I have tried commercial wood preservatives and some of them just don’t seam to work very good. Something that does work though is a mix of used motor oil and a half to a third part diesel fuel. This has been in use around this area for a very long time. I learned that they used to use it to treat wooden wagons. Some use it to treat flatbed trailers that are left out in the elements for years. I know from my own experience it works and is cheap. The oil penetrates into the wood and appears to seal it from moisture. It’s that simple. Oil and water don’t mix so if the wood is saturated with oil no water will get in. No water means no rot, and also the bugs really don’t like to chew on it. The diesel fuel thins the oil and acts as a transport agent to move it deeper into the wood.  I have seen fence posts that were treated with oil still in the ground after 30 years.  Very little oil transfers to the ground so it’s not a pollution problem. One down side to it is that it smells for while. It takes time for the diesel fuel to evaporate but if you live where I do that’s not a problem. It also is more flammable than just plain wood until it weathers for a while, but again that is not usually a problem for outside landscaping projects.

      To apply it just paint it on with an old paint brush and let it soak into the wood. Pay special attention to the ends of the boards and any holes or cracks in the boards. Weathered wood with lots of cracks actually works very good for this because it gives the oil more places to soak in. If you have the time to wait you should let it stand for a few days until most of it soaks in. If you are in a hurry you can use it right away, but it might get a little messy.

Step 7: Complex Joints

Picture of Complex Joints

I made the support boards so they were under each place where the ends of the top boards came together. Since I was using this pattern the support boards did not meet at a 45 degree angle.  You can cut these types angles and pieces by laying one board on top of the other and marking it for the cut. You don’t need to try and draw the angles with a protractor, just align everything and mark them  and make the cut. These joints were the only places that I used my circular saw.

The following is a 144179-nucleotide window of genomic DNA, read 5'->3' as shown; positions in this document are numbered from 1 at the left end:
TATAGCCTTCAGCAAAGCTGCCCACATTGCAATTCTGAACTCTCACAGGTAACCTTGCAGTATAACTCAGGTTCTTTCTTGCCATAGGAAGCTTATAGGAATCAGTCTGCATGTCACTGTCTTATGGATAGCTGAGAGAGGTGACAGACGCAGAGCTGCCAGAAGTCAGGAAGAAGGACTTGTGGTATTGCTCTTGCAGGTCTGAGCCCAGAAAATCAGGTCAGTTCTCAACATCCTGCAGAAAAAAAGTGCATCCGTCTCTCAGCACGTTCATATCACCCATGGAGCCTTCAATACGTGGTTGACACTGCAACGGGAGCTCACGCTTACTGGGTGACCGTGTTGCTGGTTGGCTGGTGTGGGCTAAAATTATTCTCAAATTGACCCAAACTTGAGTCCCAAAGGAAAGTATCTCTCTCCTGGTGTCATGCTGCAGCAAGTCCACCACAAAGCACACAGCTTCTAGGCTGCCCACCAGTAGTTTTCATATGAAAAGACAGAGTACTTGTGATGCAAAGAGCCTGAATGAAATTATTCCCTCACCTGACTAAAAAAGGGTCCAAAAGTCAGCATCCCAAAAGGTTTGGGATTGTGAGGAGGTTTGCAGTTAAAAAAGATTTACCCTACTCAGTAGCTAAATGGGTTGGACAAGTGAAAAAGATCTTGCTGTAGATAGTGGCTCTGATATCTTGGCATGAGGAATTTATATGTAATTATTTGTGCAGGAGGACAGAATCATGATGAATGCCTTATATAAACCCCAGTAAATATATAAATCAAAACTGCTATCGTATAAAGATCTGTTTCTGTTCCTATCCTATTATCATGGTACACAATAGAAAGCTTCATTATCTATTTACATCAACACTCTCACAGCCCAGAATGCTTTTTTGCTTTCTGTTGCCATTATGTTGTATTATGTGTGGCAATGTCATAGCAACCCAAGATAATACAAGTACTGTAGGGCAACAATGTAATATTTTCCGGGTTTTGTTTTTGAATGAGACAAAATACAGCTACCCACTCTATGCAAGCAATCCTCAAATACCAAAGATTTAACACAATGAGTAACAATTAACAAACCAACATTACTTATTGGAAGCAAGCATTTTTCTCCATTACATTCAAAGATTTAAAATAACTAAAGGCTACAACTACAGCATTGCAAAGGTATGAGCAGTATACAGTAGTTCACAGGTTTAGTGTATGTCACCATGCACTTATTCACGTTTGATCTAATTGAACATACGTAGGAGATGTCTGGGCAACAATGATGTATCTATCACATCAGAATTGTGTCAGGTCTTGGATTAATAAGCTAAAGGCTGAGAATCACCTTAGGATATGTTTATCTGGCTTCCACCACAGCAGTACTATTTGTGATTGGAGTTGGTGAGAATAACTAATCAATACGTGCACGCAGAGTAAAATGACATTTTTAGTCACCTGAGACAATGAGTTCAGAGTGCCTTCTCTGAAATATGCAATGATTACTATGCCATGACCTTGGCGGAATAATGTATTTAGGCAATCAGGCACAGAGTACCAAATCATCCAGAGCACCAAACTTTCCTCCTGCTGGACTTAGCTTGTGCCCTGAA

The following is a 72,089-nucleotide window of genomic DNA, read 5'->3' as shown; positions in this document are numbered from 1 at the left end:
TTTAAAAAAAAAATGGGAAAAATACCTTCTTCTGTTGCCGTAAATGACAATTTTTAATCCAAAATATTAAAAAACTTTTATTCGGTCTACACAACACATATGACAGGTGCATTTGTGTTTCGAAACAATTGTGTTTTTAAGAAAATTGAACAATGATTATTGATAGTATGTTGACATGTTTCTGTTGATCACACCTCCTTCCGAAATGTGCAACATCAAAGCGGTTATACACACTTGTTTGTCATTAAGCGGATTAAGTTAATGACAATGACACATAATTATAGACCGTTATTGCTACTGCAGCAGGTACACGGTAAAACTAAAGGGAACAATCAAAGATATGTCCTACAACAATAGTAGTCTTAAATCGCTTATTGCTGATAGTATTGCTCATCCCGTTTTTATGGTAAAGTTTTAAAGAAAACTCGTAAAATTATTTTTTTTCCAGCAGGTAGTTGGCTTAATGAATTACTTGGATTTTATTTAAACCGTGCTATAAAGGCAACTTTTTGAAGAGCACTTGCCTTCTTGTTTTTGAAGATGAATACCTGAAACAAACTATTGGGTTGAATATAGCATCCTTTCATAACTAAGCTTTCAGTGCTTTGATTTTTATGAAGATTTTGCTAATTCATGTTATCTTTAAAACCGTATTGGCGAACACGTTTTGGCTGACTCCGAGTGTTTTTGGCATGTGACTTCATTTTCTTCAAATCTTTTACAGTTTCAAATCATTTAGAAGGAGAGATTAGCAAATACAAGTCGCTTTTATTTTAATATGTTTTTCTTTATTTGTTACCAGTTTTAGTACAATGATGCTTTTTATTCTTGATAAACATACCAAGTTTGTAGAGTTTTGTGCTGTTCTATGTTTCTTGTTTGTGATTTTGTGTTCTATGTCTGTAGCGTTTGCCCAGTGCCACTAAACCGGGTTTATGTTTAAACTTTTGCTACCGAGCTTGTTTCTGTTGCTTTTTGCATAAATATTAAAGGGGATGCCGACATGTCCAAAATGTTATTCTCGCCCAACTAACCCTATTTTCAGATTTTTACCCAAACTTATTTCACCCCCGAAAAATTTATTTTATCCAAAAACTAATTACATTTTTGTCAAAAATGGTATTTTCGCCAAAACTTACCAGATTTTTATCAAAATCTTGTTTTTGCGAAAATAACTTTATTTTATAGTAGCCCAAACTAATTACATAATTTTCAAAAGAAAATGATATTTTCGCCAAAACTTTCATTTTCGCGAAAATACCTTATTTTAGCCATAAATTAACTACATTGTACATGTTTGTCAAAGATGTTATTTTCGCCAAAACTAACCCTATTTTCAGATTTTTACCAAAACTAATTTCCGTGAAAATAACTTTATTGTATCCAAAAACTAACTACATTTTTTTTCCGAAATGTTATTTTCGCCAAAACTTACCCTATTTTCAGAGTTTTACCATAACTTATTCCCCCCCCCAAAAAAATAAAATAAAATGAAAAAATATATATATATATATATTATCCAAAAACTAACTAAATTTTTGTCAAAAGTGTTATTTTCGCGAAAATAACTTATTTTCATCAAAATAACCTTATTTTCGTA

Step 8: Section Two

Picture of Section Two

  For the next section I reversed the pattern I was using which created an even more interesting look. Keep in mind that since there were no standard sized lumbar pieces  I had to measure and cut each board to fit its specific place.

Step 9: Sealer

Picture of Sealer

After completing the first 2 sections I put the sealer on it. I didn't want it to get wet before I had a chance to seal it. The wet sealer looks really impressive. To  bad it doesn't stay that way. It really shows off the redwood color.

Step 10: Section Three

Picture of Section Three

Because this next section turns both right and left I had to change the pattern a little and send it in both directions.

Step 11: Section Three to the Left.

Picture of Section Three to the Left.

Again using interesting angles

Step 12: Section Three to the Right

Picture of Section Three to the Right

Now the split going to the right.

Step 13: Finished for the Season.

Picture of Finished for the Season.

I  screwed the last boards down and declared my project finished and it started snowing 3 days later. I would love to replace the remaining section along my driveway but I only have a little bit of redwood left. Maybe by next summer I will scrounge up some more. In the meantime I am happy with my results.

I also plan to replace the logs along the flower bed, they are rotting away and it needs something new. Who knows maybe I can reclaim some of the ground from the bushes and get flowers growing again.

Maybe in 20 years if this has to be replaced again I will try something different but for the moment I think its great and the price was definitely right.


onrust (author)2012-07-01

Awesome! The snow photo gets me. Nice work

AlexanderDW1959 (author)2011-08-05

That is just beautiful!

Annatar2 (author)2011-08-05

Own the same saw as you, and from experience none of the saws craftsman makes now match it for performance until you start getting into the 500 dollar range. The old cast iron topped craftsman saws are great and if you watch craigslist or eBay can usually pick one up from 150 to 250 depending on condition and accessories.

MrLunnaXIII (author)2011-08-05

I REALLY enjoyed your instructable. It is like watching a work of art done step by step. The nail holes give the wood the impression of telling a "story".
If only the wood could talk.
Great job!!

vrbnstl (author)2011-07-30

Thank you! I've been wondering how to do a wooden walk w/o all the digging, fill, gravel, etc. That wood preservative also seems like a great idea! I too appreciate the work you put into the project and to your presentation here. Beautiful!

llodge (author)2011-07-23

very nice, liked the comments too, was a lot of work to do the sidewalk but also I think a lot of work to put it up here, so big thanks for that, very, very nice, thanks for sharing.

whisper14072 (author)2011-07-08